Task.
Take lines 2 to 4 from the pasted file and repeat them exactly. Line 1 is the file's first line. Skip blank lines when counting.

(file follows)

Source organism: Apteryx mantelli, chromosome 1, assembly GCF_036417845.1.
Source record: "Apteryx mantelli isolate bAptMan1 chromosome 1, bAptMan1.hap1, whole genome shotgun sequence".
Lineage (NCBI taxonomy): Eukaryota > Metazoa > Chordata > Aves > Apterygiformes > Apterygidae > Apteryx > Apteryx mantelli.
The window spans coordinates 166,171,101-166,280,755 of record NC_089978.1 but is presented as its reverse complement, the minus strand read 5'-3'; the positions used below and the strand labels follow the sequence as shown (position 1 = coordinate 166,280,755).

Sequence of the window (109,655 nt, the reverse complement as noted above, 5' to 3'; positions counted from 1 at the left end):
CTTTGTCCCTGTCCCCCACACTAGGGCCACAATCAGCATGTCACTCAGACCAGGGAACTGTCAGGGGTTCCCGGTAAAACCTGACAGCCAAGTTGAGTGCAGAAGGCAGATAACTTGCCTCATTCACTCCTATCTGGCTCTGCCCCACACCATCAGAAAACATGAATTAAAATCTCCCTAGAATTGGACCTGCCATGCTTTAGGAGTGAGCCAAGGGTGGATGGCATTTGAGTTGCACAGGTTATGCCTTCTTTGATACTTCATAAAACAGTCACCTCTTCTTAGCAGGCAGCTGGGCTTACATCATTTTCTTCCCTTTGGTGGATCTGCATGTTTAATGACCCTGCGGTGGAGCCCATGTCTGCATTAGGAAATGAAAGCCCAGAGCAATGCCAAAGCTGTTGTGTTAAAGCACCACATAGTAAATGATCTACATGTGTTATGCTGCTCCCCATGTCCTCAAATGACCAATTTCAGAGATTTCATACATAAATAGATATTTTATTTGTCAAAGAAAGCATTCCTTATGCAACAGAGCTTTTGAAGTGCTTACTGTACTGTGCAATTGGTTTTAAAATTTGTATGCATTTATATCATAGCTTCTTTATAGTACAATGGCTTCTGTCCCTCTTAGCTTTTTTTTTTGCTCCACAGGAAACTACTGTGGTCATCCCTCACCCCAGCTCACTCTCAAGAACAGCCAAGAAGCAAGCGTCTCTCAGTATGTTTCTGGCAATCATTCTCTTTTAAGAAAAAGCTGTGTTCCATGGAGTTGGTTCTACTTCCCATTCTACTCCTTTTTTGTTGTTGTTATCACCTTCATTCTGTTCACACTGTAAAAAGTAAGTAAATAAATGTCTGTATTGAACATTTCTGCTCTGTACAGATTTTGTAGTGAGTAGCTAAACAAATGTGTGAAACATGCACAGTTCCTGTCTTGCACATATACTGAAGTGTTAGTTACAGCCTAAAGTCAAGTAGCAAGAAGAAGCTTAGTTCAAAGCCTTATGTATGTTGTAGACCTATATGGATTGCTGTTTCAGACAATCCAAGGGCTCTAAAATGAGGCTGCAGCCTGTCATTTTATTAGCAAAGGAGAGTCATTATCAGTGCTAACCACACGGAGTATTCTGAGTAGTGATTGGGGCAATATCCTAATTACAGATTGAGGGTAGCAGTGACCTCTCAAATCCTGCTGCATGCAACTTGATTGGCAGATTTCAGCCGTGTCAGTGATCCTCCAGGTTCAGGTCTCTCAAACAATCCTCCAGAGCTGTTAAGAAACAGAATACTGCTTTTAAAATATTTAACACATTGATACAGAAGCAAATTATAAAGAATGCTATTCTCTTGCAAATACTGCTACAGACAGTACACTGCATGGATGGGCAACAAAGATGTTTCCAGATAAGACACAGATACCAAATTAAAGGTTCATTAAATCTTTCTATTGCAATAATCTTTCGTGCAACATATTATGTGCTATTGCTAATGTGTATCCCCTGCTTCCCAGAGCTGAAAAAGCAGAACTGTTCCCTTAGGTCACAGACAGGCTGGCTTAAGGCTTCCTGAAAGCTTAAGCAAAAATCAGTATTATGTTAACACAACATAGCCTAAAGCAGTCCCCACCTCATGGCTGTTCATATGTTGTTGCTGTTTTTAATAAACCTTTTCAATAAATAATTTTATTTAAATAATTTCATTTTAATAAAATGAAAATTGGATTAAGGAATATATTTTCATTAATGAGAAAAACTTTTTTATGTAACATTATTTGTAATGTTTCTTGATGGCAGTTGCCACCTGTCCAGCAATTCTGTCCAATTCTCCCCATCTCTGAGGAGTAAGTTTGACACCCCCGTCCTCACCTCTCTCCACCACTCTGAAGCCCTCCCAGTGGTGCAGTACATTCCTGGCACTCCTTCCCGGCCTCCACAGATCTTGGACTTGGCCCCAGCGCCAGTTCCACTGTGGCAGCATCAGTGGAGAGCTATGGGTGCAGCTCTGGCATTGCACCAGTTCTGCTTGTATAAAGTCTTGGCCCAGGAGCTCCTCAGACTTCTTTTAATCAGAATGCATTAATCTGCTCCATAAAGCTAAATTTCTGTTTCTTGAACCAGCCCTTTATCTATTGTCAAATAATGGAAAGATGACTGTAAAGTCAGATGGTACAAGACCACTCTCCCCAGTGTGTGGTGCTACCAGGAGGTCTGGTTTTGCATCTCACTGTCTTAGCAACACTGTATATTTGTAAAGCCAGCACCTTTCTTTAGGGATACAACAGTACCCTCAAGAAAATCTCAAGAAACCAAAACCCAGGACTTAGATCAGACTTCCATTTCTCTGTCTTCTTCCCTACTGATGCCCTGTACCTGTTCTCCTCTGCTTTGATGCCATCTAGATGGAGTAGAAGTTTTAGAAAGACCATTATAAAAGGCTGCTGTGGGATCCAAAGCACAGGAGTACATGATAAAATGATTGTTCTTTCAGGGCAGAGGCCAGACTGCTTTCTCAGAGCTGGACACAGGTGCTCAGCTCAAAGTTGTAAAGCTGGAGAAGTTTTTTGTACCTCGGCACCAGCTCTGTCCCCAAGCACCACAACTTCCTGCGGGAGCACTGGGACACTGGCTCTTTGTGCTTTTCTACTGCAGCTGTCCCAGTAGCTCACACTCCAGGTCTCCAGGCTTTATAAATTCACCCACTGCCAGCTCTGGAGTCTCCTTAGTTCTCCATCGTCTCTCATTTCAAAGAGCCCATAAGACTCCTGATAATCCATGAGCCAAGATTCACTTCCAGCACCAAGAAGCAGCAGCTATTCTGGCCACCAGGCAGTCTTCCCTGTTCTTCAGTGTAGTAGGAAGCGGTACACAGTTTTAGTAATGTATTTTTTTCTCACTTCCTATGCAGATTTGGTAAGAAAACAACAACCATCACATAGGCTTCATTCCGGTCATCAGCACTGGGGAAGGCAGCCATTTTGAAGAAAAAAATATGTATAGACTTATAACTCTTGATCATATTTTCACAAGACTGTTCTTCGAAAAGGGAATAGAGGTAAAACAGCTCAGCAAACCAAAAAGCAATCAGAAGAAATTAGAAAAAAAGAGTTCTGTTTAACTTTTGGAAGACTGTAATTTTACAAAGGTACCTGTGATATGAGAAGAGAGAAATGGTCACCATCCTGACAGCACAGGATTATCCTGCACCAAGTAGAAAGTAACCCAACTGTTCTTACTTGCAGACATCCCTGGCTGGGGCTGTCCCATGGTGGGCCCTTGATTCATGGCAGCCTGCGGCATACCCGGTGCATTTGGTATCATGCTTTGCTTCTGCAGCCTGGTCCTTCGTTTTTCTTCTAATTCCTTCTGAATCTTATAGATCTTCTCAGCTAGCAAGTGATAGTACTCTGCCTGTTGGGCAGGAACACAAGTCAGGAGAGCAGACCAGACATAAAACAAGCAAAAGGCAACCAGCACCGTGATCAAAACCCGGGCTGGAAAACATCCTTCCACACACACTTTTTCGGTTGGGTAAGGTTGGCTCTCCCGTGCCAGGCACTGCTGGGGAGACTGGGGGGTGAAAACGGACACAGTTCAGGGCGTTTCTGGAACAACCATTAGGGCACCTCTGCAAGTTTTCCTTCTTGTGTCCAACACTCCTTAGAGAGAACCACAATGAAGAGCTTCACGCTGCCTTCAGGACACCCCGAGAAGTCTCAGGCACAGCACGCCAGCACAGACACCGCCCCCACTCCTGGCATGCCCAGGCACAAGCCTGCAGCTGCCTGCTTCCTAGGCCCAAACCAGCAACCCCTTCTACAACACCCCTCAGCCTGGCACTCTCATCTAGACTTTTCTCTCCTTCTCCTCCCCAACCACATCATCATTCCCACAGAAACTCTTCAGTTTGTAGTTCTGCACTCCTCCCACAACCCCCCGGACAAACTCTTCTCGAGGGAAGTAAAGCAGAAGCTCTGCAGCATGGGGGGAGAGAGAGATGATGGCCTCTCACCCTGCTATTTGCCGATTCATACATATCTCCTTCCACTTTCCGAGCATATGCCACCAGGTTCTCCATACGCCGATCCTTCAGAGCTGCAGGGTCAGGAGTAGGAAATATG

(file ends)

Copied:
Source record: "Apteryx mantelli isolate bAptMan1 chromosome 1, bAptMan1.hap1, whole genome shotgun sequence".
Lineage (NCBI taxonomy): Eukaryota > Metazoa > Chordata > Aves > Apterygiformes > Apterygidae > Apteryx > Apteryx mantelli.
The window spans coordinates 166,171,101-166,280,755 of record NC_089978.1 but is presented as its reverse complement, the minus strand read 5'-3'; the positions used below and the strand labels follow the sequence as shown (position 1 = coordinate 166,280,755).